Plaintiffs-objectors do not contend that the County Board of School Trustees did not conduct its hearing in accordance with section 7-11 or that its attachment of the Mills Prairie High School District to the Fairfield High School District was an improper attachment, providing that the trustees had authority to act under section 7-11.
Plaintiffs maintain, and it is the central issue in this appeal, that the defendant County Board of School Trustees did not have jurisdiction for the reason that the State Superintendent of Public Instruction had not made a definitive finding of non-recognition and communicated such in a proper manner to the Superintendent of Educational Service Region, White County. Appellee, on the other hand, argues that it did not lack jurisdiction, that no formal order of non-recognition is required, that failure to grant recognition automatically vests a board with not only the authority but the duty to make an annexation.
An examination of the record supports the contention of the plaintiff that no definitive finding of non-recognition was made and communicated to the Superintendent of Educational Service Region, White County, by the Superintendent of Public Instruction of the State of Illinois.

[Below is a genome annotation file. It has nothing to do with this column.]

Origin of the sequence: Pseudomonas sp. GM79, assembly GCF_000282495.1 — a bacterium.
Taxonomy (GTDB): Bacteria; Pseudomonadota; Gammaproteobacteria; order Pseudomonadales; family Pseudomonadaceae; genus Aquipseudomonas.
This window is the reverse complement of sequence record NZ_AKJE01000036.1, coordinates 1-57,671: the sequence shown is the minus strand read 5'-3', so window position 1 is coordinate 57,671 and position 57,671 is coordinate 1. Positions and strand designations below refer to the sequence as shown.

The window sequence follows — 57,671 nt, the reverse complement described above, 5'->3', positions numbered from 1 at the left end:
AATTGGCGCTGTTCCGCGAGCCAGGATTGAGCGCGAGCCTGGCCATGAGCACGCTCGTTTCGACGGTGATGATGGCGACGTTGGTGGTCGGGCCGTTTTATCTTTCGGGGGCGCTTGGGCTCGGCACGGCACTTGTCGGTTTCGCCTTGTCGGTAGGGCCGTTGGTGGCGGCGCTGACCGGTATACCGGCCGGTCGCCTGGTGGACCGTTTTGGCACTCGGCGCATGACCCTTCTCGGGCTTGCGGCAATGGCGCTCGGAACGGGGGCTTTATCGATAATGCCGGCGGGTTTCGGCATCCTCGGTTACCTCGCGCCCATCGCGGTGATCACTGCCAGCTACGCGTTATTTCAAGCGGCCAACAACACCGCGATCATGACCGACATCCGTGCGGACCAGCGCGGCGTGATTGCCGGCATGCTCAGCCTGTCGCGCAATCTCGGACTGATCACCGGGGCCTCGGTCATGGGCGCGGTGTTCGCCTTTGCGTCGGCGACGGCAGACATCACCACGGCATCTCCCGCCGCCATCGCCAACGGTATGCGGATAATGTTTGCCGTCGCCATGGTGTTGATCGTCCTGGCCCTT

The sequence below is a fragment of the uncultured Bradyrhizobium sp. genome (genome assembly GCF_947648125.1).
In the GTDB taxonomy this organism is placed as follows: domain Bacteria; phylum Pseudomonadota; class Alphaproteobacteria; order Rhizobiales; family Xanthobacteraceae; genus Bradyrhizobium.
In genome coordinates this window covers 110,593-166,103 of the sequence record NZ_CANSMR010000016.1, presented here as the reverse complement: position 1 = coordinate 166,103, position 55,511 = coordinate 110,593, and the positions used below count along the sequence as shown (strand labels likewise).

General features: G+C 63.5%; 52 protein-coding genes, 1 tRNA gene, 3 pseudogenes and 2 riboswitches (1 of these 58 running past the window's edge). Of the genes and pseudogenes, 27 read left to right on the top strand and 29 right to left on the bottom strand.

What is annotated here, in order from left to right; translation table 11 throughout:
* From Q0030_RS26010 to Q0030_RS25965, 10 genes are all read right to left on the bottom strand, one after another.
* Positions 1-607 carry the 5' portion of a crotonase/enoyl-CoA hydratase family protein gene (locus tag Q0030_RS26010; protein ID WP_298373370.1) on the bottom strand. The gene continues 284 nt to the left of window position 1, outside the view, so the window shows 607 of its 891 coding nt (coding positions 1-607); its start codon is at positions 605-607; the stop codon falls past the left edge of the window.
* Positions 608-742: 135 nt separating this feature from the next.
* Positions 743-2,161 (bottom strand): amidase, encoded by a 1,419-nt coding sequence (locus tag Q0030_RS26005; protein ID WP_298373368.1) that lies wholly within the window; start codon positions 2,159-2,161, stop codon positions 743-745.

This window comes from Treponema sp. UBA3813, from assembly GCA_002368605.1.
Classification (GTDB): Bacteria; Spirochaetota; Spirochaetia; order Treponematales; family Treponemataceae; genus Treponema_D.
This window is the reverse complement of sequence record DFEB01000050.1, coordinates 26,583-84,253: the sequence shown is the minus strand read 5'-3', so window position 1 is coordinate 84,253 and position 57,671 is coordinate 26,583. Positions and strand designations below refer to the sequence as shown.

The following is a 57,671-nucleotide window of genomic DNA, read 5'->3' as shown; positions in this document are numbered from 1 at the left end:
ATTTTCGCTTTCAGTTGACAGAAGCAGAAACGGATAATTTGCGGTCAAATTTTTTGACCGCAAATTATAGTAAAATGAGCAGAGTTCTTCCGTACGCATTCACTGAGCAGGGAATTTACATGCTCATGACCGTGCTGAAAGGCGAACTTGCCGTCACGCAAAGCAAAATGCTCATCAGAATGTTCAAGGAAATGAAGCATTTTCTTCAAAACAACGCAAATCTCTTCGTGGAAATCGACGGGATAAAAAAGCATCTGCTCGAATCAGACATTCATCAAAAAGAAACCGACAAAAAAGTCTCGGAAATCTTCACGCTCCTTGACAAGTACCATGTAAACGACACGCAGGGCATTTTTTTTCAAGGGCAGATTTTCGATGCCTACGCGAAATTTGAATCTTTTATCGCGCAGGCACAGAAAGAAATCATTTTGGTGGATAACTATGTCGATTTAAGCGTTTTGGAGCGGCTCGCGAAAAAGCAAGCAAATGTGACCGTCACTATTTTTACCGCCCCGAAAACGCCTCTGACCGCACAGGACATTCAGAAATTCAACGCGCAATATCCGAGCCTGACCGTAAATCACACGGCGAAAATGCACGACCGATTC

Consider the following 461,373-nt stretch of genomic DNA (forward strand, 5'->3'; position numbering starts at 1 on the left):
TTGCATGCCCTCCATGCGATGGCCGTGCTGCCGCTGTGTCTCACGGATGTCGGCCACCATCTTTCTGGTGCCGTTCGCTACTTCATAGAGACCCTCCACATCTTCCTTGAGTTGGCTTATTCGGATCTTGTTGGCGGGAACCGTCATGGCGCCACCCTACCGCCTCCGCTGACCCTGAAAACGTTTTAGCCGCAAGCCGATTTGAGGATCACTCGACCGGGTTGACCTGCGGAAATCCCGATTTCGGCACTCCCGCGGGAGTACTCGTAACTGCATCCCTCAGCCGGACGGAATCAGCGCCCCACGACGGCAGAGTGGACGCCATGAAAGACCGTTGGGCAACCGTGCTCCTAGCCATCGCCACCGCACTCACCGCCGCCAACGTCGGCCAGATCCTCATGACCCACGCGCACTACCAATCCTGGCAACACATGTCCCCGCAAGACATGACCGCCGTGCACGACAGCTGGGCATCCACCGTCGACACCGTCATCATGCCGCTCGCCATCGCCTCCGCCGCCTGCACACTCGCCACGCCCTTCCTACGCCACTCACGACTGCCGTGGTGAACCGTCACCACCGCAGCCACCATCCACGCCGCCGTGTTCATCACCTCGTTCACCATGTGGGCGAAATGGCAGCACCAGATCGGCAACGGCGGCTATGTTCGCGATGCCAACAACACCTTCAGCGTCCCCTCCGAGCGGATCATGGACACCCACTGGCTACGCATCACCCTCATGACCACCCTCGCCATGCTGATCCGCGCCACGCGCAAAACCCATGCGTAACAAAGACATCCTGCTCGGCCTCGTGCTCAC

The order of the County Board of School Trustees states that the cause before it came up for hearing,
"* * * by virtue of the office of Superintendent of Public Instruction giving Mills Prairie High School of White and Wayne Counties, Illinois a `non-recognition' status for school years 1972-73 and 1973-74, and,
The ex-officio secretary of White County Board of School Trustees, being the Superintendent of Educational Service Region of White County, Illinois, * * * having been notified by the Office of Superintendent of Public Instruction that no change of `Recognition Status' of said District was possible * * *."
Thus, it can be seen that the order of the Board concludes that there was non-recognition but does not refer to any document or particular communication constituting the notification.
At the hearing before the Board there was introduced a letter from the Director of Recognition of the State Superintendent's office to the Superintendent Educational Service Region, White County. This letter stated: